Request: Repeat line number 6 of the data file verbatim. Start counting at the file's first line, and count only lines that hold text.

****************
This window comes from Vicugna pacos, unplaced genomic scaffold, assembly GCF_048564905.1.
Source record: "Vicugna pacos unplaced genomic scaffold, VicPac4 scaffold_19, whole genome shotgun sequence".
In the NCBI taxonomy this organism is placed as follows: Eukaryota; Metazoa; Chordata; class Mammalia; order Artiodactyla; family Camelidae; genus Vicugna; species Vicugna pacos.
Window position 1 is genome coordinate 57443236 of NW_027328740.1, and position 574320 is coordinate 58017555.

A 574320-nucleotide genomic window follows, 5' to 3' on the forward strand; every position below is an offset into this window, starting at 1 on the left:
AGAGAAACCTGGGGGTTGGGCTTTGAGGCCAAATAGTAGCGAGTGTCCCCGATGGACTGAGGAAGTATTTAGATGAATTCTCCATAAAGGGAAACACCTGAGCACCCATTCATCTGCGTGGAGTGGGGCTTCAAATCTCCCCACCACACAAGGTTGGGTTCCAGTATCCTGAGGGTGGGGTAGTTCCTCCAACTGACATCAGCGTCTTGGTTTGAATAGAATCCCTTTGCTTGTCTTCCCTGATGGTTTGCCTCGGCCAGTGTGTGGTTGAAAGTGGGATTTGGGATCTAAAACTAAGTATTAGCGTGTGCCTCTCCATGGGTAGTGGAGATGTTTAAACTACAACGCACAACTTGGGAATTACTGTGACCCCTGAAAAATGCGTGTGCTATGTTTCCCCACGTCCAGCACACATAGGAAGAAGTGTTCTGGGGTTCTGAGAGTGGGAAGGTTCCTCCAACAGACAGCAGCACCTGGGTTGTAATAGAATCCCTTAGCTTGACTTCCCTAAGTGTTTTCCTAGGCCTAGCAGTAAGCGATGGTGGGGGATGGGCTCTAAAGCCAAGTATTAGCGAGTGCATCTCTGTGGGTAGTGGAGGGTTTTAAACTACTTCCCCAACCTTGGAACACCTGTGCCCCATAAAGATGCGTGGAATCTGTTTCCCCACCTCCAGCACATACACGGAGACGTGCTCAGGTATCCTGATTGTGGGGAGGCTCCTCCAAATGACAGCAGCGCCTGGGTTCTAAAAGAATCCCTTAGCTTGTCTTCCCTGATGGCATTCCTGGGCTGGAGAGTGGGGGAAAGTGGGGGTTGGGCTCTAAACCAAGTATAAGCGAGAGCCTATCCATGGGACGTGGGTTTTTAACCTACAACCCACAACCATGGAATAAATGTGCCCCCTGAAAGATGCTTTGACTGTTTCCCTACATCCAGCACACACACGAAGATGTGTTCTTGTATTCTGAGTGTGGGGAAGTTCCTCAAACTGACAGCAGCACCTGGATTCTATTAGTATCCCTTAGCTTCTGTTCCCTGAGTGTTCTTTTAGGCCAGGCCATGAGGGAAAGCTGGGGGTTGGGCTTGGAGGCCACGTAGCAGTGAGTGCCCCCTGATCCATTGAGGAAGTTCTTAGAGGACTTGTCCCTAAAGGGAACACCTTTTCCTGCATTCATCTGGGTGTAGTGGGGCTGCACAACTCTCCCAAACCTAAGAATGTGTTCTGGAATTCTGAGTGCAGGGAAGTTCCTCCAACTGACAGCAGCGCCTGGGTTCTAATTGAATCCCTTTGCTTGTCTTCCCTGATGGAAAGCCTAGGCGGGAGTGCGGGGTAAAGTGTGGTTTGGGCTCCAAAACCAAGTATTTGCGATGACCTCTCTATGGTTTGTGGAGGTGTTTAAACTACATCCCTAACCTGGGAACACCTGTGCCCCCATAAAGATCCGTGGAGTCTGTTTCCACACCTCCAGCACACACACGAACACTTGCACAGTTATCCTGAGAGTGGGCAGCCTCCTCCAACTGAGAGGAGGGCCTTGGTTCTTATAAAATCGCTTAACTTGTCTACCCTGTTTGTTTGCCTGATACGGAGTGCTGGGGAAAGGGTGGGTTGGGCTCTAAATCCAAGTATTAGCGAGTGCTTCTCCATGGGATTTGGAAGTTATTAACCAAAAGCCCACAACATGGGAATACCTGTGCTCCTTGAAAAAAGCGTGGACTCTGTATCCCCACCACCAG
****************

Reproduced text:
AGAGAAACCTGGGGGTTGGGCTTTGAGGCCAAATAGTAGCGAGTGTCCCCGATGGACTGAGGAAGTATTTAGATGAATTCTCCATAAAGGGAAACACCTGAGCACCCATTCATCTGCGTGGAGTGGGGCTTCAAATCTCCCCACCACACAAGGTTGGGTTCCAGTATCCTGAGGGTGGGGTAGTTCCTCCAACTGACATCAGCGTCTTGGTTTGAATAGAATCCCTTTGCTTGTCTTCCCTGATGGTTTGCCTCGGCCAGTGTGTGGTTGAAAGTGGGATTTGGGATCTAAAACTAAGTATTAGCGTGTGCCTCTCCATGGGTAGTGGAGATGTTTAAACTACAACGCACAACTTGGGAATTACTGTGACCCCTGAAAAATGCGTGTGCTATGTTTCCCCACGTCCAGCACACATAGGAAGAAGTGTTCTGGGGTTCTGAGAGTGGGAAGGTTCCTCCAACAGACAGCAGCACCTGGGTTGTAATAGAATCCCTTAGCTTGACTTCCCTAAGTGTTTTCCTAGGCCTAGCAGTAAGCGATGGTGGGGGATGGGCTCTAAAGCCAAGTATTAGCGAGTGCATCTCTGTGGGTAGTGGAGGGTTTTAAACTACTTCCCCAACCTTGGAACACCTGTGCCCCATAAAGATGCGTGGAATCTGTTTCCCCACCTCCAGCACATACACGGAGACGTGCTCAGGTATCCTGATTGTGGGGAGGCTCCTCCAAATGACAGCAGCGCCTGGGTTCTAAAAGAATCCCTTAGCTTGTCTTCCCTGATGGCATTCCTGGGCTGGAGAGTGGGGGAAAGTGGGGGTTGGGCTCTAAACCAAGTATAAGCGAGAGCCTATCCATGGGACGTGGGTTTTTAACCTACAACCCACAACCATGGAATAAATGTGCCCCCTGAAAGATGCTTTGACTGTTTCCCTACATCCAGCACACACACGAAGATGTGTTCTTGTATTCTGAGTGTGGGGAAGTTCCTCAAACTGACAGCAGCACCTGGATTCTATTAGTATCCCTTAGCTTCTGTTCCCTGAGTGTTCTTTTAGGCCAGGCCATGAGGGAAAGCTGGGGGTTGGGCTTGGAGGCCACGTAGCAGTGAGTGCCCCCTGATCCATTGAGGAAGTTCTTAGAGGACTTGTCCCTAAAGGGAACACCTTTTCCTGCATTCATCTGGGTGTAGTGGGGCTGCACAACTCTCCCAAACCTAAGAATGTGTTCTGGAATTCTGAGTGCAGGGAAGTTCCTCCAACTGACAGCAGCGCCTGGGTTCTAATTGAATCCCTTTGCTTGTCTTCCCTGATGGAAAGCCTAGGCGGGAGTGCGGGGTAAAGTGTGGTTTGGGCTCCAAAACCAAGTATTTGCGATGACCTCTCTATGGTTTGTGGAGGTGTTTAAACTACATCCCTAACCTGGGAACACCTGTGCCCCCATAAAGATCCGTGGAGTCTGTTTCCACACCTCCAGCACACACACGAACACTTGCACAGTTATCCTGAGAGTGGGCAGCCTCCTCCAACTGAGAGGAGGGCCTTGGTTCTTATAAAATCGCTTAACTTGTCTACCCTGTTTGTTTGCCTGATACGGAGTGCTGGGGAAAGGGTGGGTTGGGCTCTAAATCCAAGTATTAGCGAGTGCTTCTCCATGGGATTTGGAAGTTATTAACCAAAAGCCCACAACATGGGAATACCTGTGCTCCTTGAAAAAAGCGTGGACTCTGTATCCCCACCACCAG